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The Early Detection and Management of Neuropathic Pain Following Combat Injury
  1. SJ Mercer, Specialist Registrar in Anaesthesia1,
  2. S Chavan, Specialist Registrar in Anaesthesia2,
  3. Lt Col JL Tong, RAMC, Department of Military Anaesthesia and Critical Care, Reader in Anaesthesia3,
  4. DJ Connor, Consultant in Anaesthesia4 and
  5. WF de Mello, Consultant in Anaesthesia and Pain Medicine5
  1. 1Triservice Deanery
  2. 2University Hospital Birmingham
  3. 3Royal Centre for Defence Medicine, Birmingham Research Park, Vincent Drive, Edgbaston, Birmingham, B15 2SQ 0121 6271627 j.l.tong{at}
  4. 4MDHU Portsmouth
  5. 5University of South Manchester Hospital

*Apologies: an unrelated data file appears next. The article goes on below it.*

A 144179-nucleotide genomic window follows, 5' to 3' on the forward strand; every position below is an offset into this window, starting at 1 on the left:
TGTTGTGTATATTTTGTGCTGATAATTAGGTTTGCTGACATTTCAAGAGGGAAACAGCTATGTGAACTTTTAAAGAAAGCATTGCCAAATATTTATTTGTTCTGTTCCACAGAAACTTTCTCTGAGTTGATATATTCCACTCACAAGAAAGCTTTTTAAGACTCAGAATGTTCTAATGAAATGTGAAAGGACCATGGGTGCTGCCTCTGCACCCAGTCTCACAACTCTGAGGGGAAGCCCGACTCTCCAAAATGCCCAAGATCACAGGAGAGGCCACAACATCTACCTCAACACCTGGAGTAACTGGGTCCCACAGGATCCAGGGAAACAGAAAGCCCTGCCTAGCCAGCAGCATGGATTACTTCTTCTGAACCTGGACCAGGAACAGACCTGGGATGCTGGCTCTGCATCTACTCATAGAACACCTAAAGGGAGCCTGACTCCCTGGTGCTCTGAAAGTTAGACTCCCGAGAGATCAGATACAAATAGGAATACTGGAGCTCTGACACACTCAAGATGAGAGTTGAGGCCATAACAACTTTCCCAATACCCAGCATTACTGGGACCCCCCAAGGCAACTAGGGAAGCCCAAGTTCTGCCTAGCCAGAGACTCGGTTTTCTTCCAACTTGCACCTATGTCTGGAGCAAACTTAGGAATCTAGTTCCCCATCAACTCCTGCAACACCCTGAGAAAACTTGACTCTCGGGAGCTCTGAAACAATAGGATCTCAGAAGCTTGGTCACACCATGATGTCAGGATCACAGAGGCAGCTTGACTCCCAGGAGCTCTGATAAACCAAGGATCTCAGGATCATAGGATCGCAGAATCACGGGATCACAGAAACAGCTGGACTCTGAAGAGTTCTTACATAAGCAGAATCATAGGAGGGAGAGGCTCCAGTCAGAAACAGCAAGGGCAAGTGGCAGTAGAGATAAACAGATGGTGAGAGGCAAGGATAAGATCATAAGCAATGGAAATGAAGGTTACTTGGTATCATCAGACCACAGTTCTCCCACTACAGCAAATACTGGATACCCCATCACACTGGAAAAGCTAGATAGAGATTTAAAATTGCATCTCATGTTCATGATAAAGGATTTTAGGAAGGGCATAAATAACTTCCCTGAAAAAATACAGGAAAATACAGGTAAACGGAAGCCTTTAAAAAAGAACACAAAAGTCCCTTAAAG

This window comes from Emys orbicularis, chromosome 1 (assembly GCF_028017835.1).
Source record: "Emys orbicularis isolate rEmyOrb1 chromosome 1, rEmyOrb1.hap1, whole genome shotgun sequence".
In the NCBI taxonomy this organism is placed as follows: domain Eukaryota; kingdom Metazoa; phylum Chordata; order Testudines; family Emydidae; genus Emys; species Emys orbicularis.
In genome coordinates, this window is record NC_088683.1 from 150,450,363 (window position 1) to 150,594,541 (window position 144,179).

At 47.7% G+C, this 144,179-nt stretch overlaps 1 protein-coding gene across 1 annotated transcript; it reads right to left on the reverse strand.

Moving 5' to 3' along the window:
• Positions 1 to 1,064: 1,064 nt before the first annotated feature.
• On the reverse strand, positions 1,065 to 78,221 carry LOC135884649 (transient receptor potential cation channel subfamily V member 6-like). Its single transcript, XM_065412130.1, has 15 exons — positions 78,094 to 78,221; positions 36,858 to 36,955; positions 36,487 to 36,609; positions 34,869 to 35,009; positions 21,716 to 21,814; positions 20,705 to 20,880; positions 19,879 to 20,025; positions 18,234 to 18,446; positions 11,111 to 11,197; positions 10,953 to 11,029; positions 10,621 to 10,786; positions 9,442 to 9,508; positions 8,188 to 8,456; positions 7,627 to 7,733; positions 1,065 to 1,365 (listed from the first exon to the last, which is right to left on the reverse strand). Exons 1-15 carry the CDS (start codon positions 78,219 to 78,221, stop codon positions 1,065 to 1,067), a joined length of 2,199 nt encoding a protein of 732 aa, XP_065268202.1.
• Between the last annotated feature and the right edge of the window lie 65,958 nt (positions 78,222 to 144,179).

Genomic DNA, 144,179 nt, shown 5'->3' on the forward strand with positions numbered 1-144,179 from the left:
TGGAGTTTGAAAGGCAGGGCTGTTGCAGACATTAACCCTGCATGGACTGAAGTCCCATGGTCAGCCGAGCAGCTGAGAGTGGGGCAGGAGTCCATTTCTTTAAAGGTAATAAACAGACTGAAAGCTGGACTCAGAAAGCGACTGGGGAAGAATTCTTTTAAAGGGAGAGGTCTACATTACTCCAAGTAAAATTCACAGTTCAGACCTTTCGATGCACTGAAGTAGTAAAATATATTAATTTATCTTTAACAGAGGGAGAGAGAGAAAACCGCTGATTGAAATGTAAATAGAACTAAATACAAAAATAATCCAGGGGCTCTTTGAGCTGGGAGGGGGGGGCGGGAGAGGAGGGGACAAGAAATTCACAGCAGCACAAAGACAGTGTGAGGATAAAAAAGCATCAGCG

The mechanism of injury on the modern battlefield results in a pattern of wounding which is associated with both nociceptive and neuropathic pain. Nociceptive pain is managed using the WHO Analgesic Ladder but neuropathic pain requires the use of co-analgesic drugs, e.g. antidepressants and anticonvulsants. This study was designed to determine the incidence of neuropathic pain within military casualties with limb injuries. From May to November 2007, 50 casualties were interviewed and assessed using the Leeds Assessment of Neuropathic Symptoms and Signs Scale (LANSS) over consecutive weeks. During the first week post injury, 30%of casualties had a LANSS pain score >12, suggesting a neuropathic element to their pain. The early detection (using LANSS) and management of neuropathic pain using robust protocols represent the most effective strategy to address this significant problem.

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